May 28, 2021

President Biden's Budget


  • President Biden’s budget request proposes a 16.5% increase in non-defense discretionary spending in fiscal year 2022, versus a 1.6% increase for national defense.
  • The president’s proposed topline for defense is actually a decrease from FY 2021 after accounting for inflation, reversing commitments to provide the resources our military needs to respond to growing threats.
  • His budget envisions an ever-greater role for the federal government in the lives and livelihoods of Americans, while abdicating the responsibility to reduce our debt. 

On May 28, President Biden released his budget request for fiscal year 2022. While it is common for the budget to be delayed following inauguration, this is the latest submission in modern history.

The budget request proposes $770 billion in non-defense discretionary funding in FY 2022, a 16.5% increase over the FY 2021 enacted level, and $753 billion for national defense, a 1.6% increase. His proposal takes a sledgehammer to the parity principle,” which has governed bipartisan budget deals over the last decade and given comparable increases to defense and non-defense spending.

Parity in BCA Base Discretionary Authority Changes from Previous Year

Biden's Budget

The president’s budget lays out his priorities: more big government boondoggles, less support for our nation’s military.


President Biden’s $753 billion proposed topline for national defense is likely to actually represent a decrease from this year after inflation. On top of responding to the threats posed by China, Russia, North Korea, Iran, and transnational terrorists, Democrats want DOD to confront issues like climate change, without giving it more resources to do the additional work.

Administration officials like Defense Secretary Lloyd Austin and Deputy Defense Secretary Kathleen Hicks have said they agree with the National Defense Strategy threat prioritization. They also agreed with the NDS Commission’s recommended 3% to 5% real year-over-year growth in the defense budget. Ms. Hicks even sat on the commission. But the Biden proposed defense budget reverses that commitment and follows the Obama administration’s mantra of telling the military to do more with less. 

grows government

In contrast to the small increase in defense spending, the president’s budget proposes a huge increase in non-defense spending. Instead of focusing on policies that will allow American families and communities to reclaim the ground lost as a result of the COVID-19 pandemic, Treasury Secretary Janet Yellen said the administration wants to “shape our recovery” from the top down and “reorient our framing of U.S. fiscal policy.” This is evident in a suite of spending and policy proposals that discount existing federal investments, particularly those made over the last year, and envision an ever-greater role for the federal government in the lives and livelihoods of Americans.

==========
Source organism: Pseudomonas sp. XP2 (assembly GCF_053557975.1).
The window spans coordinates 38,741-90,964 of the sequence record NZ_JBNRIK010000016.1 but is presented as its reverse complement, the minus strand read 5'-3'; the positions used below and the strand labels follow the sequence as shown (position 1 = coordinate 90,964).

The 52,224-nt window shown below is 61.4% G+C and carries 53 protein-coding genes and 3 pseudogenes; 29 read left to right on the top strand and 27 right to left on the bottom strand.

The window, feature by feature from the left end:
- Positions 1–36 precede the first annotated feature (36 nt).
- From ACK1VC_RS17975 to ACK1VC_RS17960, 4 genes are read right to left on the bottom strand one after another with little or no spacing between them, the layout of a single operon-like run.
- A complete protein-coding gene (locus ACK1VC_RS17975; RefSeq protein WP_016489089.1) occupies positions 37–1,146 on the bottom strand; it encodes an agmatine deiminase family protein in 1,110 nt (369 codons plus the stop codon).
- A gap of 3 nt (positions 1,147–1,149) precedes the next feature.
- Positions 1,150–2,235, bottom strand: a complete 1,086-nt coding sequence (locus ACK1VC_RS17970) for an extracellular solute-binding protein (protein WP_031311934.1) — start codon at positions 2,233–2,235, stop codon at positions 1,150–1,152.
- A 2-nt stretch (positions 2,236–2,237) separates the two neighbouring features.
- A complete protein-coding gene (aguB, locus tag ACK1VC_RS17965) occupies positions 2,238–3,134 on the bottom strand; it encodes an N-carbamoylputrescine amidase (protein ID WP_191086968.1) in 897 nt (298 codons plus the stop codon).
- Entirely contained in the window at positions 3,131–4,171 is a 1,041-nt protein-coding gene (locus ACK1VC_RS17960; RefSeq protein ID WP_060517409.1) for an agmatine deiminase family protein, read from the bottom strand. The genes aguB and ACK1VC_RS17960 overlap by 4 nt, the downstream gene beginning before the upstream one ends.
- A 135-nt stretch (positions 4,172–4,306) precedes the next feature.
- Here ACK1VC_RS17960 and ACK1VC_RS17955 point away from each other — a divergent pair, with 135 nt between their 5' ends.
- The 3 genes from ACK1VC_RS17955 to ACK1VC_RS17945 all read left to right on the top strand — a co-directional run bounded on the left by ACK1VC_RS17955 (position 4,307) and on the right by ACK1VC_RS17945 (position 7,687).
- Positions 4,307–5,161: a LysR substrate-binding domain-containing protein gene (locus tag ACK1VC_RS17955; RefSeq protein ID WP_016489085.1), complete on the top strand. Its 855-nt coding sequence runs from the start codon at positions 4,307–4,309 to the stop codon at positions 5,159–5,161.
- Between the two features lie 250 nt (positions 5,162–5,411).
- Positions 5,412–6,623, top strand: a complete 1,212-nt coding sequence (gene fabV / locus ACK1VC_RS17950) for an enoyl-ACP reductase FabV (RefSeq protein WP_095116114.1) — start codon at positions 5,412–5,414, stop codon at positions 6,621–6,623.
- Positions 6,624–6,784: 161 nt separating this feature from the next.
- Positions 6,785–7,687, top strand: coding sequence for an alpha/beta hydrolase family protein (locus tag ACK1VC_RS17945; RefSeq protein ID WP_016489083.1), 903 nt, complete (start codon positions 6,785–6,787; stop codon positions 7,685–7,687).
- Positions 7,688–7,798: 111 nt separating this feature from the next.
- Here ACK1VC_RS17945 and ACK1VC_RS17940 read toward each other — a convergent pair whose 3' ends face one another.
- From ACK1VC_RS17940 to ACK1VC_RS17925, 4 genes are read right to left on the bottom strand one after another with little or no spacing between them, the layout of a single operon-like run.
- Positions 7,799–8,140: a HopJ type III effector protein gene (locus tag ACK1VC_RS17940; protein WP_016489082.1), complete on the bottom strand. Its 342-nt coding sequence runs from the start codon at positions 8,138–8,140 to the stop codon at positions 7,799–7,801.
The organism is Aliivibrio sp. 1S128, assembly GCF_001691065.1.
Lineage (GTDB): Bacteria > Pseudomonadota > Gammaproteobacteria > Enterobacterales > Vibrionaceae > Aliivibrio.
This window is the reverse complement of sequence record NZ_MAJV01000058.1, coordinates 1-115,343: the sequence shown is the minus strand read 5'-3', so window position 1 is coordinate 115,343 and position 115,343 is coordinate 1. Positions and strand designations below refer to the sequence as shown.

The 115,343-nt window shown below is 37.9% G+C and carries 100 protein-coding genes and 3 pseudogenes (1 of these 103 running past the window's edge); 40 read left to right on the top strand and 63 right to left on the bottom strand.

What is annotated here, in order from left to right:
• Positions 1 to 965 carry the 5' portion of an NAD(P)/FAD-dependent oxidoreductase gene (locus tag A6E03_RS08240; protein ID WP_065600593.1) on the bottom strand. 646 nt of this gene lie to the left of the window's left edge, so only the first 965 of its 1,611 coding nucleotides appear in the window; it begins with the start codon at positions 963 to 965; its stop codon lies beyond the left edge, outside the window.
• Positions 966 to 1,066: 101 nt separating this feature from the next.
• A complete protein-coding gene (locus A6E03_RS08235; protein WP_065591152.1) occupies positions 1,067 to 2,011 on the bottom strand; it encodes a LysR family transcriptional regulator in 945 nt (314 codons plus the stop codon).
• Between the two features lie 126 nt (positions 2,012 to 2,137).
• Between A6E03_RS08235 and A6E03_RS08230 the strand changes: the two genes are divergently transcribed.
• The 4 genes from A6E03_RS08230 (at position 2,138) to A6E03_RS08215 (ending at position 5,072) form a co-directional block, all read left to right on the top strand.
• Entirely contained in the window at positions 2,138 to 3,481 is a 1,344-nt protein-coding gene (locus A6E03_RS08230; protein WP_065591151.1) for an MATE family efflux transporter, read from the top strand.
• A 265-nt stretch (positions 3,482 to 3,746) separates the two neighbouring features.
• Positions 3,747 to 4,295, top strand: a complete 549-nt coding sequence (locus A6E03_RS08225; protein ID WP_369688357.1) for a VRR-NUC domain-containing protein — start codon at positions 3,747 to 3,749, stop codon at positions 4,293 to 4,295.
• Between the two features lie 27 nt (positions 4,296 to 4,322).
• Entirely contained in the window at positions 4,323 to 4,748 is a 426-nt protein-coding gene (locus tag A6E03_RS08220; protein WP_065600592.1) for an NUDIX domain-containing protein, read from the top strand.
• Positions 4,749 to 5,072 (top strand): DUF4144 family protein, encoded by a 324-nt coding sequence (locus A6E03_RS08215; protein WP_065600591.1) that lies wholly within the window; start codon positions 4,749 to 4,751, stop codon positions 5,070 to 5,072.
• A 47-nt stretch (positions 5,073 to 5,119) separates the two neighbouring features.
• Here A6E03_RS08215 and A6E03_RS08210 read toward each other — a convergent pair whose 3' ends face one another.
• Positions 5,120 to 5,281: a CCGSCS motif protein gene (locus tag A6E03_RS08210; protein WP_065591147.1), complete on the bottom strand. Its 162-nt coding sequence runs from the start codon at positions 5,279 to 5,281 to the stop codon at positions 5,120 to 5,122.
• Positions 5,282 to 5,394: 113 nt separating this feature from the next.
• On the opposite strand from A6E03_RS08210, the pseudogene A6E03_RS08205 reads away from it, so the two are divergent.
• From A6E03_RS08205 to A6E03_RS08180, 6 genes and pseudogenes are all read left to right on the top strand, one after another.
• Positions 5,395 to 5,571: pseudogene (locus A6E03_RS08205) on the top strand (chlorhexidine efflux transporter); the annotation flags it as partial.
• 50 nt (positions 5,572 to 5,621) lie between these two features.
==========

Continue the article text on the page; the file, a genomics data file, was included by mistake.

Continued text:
Since the start of the pandemic, Congress has provided almost $280 billion in emergency funding for education. Now the president is proposing an additional 41% increase in funding for the Department of Education, expanding the federal role in local schools. The president also has proposed to provide two years of universal pre-school and two years of community college for anyone who wants it.

The budget is dogmatic in invoking the “climate crisis” to drive federal programs and spending, including a new Civilian Climate Corps and a program to train veterans for clean energy jobs. It also focuses on far-left initiatives such as environmental justice, proposing a new $936 million Accelerating Environmental and Economic Justice initiative at the Environmental Protection Agency.

The administration would commit resources for an 18.7% increase to the Title X family planning program. The president also has proposed that the Department of Health and Human Services, in the midst of a global pandemic that has taken the lives of more than half a million Americans, focus on climate change, racism, and gun violence research as public health issues. Meanwhile, as we face a historic crisis on our nation’s southern border, the administration proposes virtually no increase in funding for the Department of Homeland Security and divests from key border security projects along the southwest border. 

ignores future challenges

According to the administration’s estimates, this budget would spend $6 trillion in just the 2022 fiscal year, with trillion-dollar deficits projected into the future. By 2024, debt as a share of the economy would be larger than when the United States was fighting World War II, and the national debt would climb to 117% of GDP in 2031. President Biden’s budget lacks realistic proposals to reduce this growing debt burden, instead saddling American families with higher taxes and avoiding hard decisions. While it is not particularly challenging to write a budget that ignores necessary trade-offs, it is a notable abdication of leadership to do so. The decision to release this key document on the Friday before a holiday weekend suggests the administration knows it.